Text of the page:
There is a disconnect between the rebels as they really are and as presented by Western politicians such as David Cameron. Suddenly there is international concern about what will happen in Aleppo if the Assad forces launch a counter-attack to drive the rebels out of the parts of the city they hold. The rhetoric is similar to that used by then president Nicolas Sarkozy and David Cameron over the need to save the people of Benghazi from massacre in 2011. It is a measure of British and French cynicism that they hardly seemed to notice when, 10 days ago, militiamen in Benghazi, whom they formerly supported, shot dead 31 Libyans protesting against militia rule.
Britain and France speak as if the struggle was between an overwhelmingly popular insurgency and a hated dictatorship. But it was a rebel commander, Abu Ahmed, in the al-Tawheed Brigade that is part of the FSA in Aleppo, who volunteered to a reporter earlier this year that 70 per cent of people in Aleppo support Assad. “They don’t have a revolutionary mindset,” the rebel officer lamented, blaming this on the FSA’s oppression, and corruption caused by “parasites” who had infiltrated its ranks. Inured to horrors though Syrians have become, they were appalled last week to see pictures on Twitter of the mangled head of a 14-year-old boy selling coffee in the street in Aleppo. He had been shot twice in the face by rebels after they accused him of speaking ill of the Prophet. Also last week, rebels massacred 60 people in a Shia village in Deir Ezzor province in the east of the country.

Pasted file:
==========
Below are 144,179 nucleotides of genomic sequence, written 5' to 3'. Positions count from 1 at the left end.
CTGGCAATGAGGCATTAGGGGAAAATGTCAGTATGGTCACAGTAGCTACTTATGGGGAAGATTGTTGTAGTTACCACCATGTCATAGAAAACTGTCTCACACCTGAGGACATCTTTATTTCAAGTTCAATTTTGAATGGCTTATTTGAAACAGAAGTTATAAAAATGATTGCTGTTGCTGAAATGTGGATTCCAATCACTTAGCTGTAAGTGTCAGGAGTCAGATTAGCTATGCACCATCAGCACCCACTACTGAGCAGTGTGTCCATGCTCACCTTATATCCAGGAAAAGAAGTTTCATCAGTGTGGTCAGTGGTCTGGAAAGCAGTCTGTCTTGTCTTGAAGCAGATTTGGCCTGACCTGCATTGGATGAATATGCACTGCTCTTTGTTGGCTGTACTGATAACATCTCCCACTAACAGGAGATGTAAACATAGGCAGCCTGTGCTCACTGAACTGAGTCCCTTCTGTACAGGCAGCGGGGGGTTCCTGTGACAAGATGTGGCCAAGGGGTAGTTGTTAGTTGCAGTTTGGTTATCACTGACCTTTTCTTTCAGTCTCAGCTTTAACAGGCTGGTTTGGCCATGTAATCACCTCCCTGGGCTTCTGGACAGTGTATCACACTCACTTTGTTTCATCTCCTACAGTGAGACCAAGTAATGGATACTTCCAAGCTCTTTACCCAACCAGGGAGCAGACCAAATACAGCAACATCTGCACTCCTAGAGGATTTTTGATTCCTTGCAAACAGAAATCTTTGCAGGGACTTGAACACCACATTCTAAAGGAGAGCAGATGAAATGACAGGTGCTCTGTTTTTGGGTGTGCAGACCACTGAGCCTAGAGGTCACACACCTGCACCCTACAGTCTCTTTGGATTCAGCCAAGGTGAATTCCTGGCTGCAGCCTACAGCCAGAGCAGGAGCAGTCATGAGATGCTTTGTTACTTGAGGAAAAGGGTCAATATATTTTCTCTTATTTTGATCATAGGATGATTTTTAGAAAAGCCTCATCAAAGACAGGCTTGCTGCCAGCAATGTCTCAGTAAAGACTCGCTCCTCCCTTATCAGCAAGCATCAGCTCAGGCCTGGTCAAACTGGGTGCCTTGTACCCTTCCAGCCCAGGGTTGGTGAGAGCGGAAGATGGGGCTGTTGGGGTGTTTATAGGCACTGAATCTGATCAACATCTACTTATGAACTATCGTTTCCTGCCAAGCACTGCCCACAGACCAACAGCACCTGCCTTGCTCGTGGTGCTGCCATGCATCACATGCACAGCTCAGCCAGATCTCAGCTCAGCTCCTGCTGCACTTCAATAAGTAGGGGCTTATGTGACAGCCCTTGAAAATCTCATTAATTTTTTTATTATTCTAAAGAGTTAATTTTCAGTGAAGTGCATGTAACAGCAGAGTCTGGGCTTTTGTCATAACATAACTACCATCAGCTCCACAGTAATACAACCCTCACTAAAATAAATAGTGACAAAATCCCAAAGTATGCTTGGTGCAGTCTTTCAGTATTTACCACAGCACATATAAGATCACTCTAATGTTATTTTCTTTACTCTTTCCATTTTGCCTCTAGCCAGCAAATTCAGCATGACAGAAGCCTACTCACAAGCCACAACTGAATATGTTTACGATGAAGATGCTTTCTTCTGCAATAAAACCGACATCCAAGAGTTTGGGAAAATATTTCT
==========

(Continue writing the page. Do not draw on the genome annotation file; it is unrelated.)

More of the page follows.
The volume of propaganda justifying Western military intervention in Syria is so high because leaders advocating it know that polls show that such intervention is highly unpopular at home. Hence the White House’s claim that it decided to arm the rebels when it finally became convinced that the Assad regime had crossed a red line by using chemical weapons including sarin gas. Anthony Cordesman of the Centre for Strategic Studies in Washington, while arguing for full-scale US intervention in Syria, says “the ‘discovery’ that Syria used chemical weapons may well be a political ploy. It seems very likely that the administration has had virtually all the evidence for weeks, if not months.”
In fact, the evidence smells very like that for Saddam Hussein’s weapons of mass destruction in 2003. It begs the question of why Assad should use small quantities of sarin gas knowing it would be used to justify Western military intervention when his forces are not short of artillery and every other weapon if they want to kill people. One curious aspect of the sarin gas story is that, at the end of May, the Turkish security forces said they had arrested in Turkey militants of the Syrian rebel al-Nusra Front, affiliated to al-Qa’ida, who had in their possession a 2kg cylinder filled with sarin. This is far more substantial evidence for the possession of poison gas than anything alleged against Assad’s forces, but the US, Britain and France showed no interest.